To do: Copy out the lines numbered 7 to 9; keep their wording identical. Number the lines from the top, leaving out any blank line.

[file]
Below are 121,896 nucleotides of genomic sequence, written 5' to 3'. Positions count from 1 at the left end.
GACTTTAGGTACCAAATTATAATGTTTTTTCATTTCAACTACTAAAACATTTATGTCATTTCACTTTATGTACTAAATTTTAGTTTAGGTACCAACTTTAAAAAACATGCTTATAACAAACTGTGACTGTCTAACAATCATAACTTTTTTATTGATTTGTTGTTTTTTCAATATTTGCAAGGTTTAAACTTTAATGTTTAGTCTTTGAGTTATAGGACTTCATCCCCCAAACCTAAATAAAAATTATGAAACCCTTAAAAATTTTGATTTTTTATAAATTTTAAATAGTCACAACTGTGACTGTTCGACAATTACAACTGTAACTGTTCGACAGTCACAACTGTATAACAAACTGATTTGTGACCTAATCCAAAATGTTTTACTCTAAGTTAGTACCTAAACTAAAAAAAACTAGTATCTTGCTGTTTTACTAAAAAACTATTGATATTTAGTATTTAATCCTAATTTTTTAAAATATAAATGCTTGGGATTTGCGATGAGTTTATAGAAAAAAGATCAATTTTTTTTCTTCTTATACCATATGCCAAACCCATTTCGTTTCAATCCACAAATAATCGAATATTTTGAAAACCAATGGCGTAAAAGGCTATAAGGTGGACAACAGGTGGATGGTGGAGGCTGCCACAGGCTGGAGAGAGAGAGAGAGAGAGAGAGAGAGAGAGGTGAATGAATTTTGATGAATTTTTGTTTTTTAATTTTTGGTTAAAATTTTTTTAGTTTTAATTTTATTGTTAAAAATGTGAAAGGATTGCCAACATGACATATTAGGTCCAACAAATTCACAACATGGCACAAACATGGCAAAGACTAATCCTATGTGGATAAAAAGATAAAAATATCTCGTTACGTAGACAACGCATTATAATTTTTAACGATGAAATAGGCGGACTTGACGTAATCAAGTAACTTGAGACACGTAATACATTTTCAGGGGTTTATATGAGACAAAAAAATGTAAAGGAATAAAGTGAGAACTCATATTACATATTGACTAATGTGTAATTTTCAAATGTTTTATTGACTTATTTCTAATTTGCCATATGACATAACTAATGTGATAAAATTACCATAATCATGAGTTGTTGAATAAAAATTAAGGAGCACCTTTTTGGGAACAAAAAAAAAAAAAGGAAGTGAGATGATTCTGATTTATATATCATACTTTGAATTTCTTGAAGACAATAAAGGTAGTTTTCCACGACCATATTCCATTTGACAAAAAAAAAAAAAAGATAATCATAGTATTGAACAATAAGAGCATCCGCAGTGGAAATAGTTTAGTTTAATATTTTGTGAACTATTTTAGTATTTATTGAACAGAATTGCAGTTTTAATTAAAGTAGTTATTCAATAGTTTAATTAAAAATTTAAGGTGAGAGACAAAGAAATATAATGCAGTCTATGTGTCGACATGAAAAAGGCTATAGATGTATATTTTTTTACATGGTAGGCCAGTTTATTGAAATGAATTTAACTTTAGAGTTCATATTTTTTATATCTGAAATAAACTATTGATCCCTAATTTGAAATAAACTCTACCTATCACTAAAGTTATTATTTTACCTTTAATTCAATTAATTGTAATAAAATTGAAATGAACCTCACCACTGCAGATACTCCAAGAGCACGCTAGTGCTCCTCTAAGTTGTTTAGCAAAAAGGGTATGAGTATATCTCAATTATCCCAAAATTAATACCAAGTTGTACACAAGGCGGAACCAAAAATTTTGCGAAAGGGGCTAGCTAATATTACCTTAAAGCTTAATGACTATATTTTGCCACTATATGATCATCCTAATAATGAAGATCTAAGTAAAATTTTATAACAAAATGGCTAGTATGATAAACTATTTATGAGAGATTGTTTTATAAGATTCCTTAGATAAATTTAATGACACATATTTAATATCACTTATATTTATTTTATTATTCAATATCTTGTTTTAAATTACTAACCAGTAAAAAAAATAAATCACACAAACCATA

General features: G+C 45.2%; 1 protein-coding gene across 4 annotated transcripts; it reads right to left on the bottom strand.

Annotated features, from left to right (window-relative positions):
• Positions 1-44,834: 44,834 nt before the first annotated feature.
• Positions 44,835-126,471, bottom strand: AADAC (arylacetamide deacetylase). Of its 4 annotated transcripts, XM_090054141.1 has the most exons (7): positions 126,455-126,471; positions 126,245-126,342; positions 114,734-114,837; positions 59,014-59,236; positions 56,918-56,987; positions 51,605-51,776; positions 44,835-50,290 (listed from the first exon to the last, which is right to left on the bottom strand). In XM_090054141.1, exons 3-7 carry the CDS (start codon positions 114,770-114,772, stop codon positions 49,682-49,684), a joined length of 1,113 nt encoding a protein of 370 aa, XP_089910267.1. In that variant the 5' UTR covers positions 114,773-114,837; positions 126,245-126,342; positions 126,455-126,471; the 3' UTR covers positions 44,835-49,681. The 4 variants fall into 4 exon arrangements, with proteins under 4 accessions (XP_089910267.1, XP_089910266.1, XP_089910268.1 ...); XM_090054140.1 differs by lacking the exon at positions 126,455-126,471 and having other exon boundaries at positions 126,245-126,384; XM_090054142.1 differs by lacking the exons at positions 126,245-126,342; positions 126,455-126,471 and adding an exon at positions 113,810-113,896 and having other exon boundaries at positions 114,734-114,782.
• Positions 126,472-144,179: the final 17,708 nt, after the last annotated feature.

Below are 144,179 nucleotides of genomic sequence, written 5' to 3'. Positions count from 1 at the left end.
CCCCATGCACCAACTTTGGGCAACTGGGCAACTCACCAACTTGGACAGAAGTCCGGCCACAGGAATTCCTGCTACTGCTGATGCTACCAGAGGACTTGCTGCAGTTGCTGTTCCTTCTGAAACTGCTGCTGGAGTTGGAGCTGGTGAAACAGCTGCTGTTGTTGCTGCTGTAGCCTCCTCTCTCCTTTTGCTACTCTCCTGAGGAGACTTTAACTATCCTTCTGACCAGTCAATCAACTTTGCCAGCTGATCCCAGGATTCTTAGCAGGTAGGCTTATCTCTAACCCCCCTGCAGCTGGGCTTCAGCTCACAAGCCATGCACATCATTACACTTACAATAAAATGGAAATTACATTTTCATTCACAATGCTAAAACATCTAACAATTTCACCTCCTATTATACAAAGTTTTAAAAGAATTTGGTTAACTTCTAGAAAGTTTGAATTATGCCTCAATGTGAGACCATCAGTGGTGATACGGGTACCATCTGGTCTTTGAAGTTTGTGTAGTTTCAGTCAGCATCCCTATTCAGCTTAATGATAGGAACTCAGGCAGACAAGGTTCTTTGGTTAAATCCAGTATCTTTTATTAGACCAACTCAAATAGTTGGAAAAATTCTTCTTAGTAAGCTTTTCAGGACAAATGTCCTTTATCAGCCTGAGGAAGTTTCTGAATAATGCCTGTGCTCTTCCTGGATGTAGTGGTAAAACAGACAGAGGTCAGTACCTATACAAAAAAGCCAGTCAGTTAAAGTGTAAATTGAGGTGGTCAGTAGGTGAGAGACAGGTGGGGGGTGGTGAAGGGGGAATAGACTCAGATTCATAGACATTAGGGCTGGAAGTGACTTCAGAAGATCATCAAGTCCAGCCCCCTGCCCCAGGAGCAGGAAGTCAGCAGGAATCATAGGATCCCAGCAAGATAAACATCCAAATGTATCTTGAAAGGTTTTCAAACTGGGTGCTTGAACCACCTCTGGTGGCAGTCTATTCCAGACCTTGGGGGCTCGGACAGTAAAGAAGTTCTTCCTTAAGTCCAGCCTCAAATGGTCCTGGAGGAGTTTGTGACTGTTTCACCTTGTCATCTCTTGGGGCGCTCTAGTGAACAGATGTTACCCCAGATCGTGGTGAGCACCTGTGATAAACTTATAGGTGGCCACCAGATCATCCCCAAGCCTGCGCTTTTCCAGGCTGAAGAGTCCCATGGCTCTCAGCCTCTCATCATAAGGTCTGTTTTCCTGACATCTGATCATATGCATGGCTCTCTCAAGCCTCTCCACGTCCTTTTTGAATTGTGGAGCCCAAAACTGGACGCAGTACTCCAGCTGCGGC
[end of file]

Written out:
• Positions 126,472-144,179: the final 17,708 nt, after the last annotated feature.

Below are 144,179 nucleotides of genomic sequence, written 5' to 3'. Positions count from 1 at the left end.
CCCCATGCACCAACTTTGGGCAACTGGGCAACTCACCAACTTGGACAGAAGTCCGGCCACAGGAATTCCTGCTACTGCTGATGCTACCAGAGGACTTGCTGCAGTTGCTGTTCCTTCTGAAACTGCTGCTGGAGTTGGAGCTGGTGAAACAGCTGCTGTTGTTGCTGCTGTAGCCTCCTCTCTCCTTTTGCTACTCTCCTGAGGAGACTTTAACTATCCTTCTGACCAGTCAATCAACTTTGCCAGCTGATCCCAGGATTCTTAGCAGGTAGGCTTATCTCTAACCCCCCTGCAGCTGGGCTTCAGCTCACAAGCCATGCACATCATTACACTTACAATAAAATGGAAATTACATTTTCATTCACAATGCTAAAACATCTAACAATTTCACCTCCTATTATACAAAGTTTTAAAAGAATTTGGTTAACTTCTAGAAAGTTTGAATTATGCCTCAATGTGAGACCATCAGTGGTGATACGGGTACCATCTGGTCTTTGAAGTTTGTGTAGTTTCAGTCAGCATCCCTATTCAGCTTAATGATAGGAACTCAGGCAGACAAGGTTCTTTGGTTAAATCCAGTATCTTTTATTAGACCAACTCAAATAGTTGGAAAAATTCTTCTTAGTAAGCTTTTCAGGACAAATGTCCTTTATCAGCCTGAGGAAGTTTCTGAATAATGCCTGTGCTCTTCCTGGATGTAGTGGTAAAACAGACAGAGGTCAGTACCTATACAAAAAAGCCAGTCAGTTAAAGTGTAAATTGAGGTGGTCAGTAGGTGAGAGACAGGTGGGGGGTGGTGAAGGGGGAATAGACTCAGATTCATAGACATTAGGGCTGGAAGTGACTTCAGAAGATCATCAAGTCCAGCCCCCTGCCCCAGGAGCAGGAAGTCAGCAGGAATCATAGGATCCCAGCAAGATAAACATCCAAATGTATCTTGAAAGGTTTTCAAACTGGGTGCTTGAACCACCTCTGGTGGCAGTCTATTCCAGACCTTGGGGGCTCGGACAGTAAAGAAGTTCTTCCTTAAGTCCAGCCTCAAATGGTCCTGGAGGAGTTTGTGACTGTTTCACCTTGTCATCTCTTGGGGCGCTCTAGTGAACAGATGTTACCCCAGATCGTGGTGAGCACCTGTGATAAACTTATAGGTGGCCACCAGATCATCCCCAAGCCTGCGCTTTTCCAGGCTGAAGAGTCCCATGGCTCTCAGCCTCTCATCATAAGGTCTGTTTTCCTGACATCTGATCATATGCATGGCTCTCTCAAGCCTCTCCACGTCCTTTTTGAATTGTGGAGCCCAAAACTGGACGCAGTACTCCAGCTGCGGC